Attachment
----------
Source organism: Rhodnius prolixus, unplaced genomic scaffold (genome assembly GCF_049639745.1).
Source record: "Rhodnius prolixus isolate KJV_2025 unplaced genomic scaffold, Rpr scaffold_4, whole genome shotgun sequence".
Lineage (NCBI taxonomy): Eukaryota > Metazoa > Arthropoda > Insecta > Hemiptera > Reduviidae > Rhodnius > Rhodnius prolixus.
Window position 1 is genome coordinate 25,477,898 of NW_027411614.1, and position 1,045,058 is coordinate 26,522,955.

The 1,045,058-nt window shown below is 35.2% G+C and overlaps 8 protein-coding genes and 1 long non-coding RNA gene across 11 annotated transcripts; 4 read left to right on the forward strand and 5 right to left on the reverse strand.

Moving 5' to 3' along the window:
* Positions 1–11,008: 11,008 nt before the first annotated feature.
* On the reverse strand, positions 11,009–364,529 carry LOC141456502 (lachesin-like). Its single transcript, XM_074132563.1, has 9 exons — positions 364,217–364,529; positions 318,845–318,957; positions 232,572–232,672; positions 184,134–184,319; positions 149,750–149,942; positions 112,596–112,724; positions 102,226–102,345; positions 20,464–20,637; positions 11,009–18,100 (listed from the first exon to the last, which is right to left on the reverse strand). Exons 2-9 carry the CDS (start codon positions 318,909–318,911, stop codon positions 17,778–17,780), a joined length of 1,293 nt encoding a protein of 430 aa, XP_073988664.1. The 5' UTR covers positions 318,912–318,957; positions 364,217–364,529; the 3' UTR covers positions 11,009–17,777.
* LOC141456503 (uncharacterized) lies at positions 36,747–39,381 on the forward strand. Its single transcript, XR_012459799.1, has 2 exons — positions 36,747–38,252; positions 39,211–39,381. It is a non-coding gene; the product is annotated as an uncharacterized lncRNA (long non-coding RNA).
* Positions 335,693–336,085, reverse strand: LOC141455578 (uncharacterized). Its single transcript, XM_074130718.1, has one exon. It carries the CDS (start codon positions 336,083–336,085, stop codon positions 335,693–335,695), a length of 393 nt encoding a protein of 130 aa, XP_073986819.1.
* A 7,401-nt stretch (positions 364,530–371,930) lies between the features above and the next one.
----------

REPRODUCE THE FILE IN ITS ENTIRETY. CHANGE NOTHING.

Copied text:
Source organism: Rhodnius prolixus, unplaced genomic scaffold (genome assembly GCF_049639745.1).
Source record: "Rhodnius prolixus isolate KJV_2025 unplaced genomic scaffold, Rpr scaffold_4, whole genome shotgun sequence".
Lineage (NCBI taxonomy): Eukaryota > Metazoa > Arthropoda > Insecta > Hemiptera > Reduviidae > Rhodnius > Rhodnius prolixus.
Window position 1 is genome coordinate 25,477,898 of NW_027411614.1, and position 1,045,058 is coordinate 26,522,955.

The 1,045,058-nt window shown below is 35.2% G+C and overlaps 8 protein-coding genes and 1 long non-coding RNA gene across 11 annotated transcripts; 4 read left to right on the forward strand and 5 right to left on the reverse strand.

Moving 5' to 3' along the window:
* Positions 1–11,008: 11,008 nt before the first annotated feature.
* On the reverse strand, positions 11,009–364,529 carry LOC141456502 (lachesin-like). Its single transcript, XM_074132563.1, has 9 exons — positions 364,217–364,529; positions 318,845–318,957; positions 232,572–232,672; positions 184,134–184,319; positions 149,750–149,942; positions 112,596–112,724; positions 102,226–102,345; positions 20,464–20,637; positions 11,009–18,100 (listed from the first exon to the last, which is right to left on the reverse strand). Exons 2-9 carry the CDS (start codon positions 318,909–318,911, stop codon positions 17,778–17,780), a joined length of 1,293 nt encoding a protein of 430 aa, XP_073988664.1. The 5' UTR covers positions 318,912–318,957; positions 364,217–364,529; the 3' UTR covers positions 11,009–17,777.
* LOC141456503 (uncharacterized) lies at positions 36,747–39,381 on the forward strand. Its single transcript, XR_012459799.1, has 2 exons — positions 36,747–38,252; positions 39,211–39,381. It is a non-coding gene; the product is annotated as an uncharacterized lncRNA (long non-coding RNA).
* Positions 335,693–336,085, reverse strand: LOC141455578 (uncharacterized). Its single transcript, XM_074130718.1, has one exon. It carries the CDS (start codon positions 336,083–336,085, stop codon positions 335,693–335,695), a length of 393 nt encoding a protein of 130 aa, XP_073986819.1.
* A 7,401-nt stretch (positions 364,530–371,930) lies between the features above and the next one.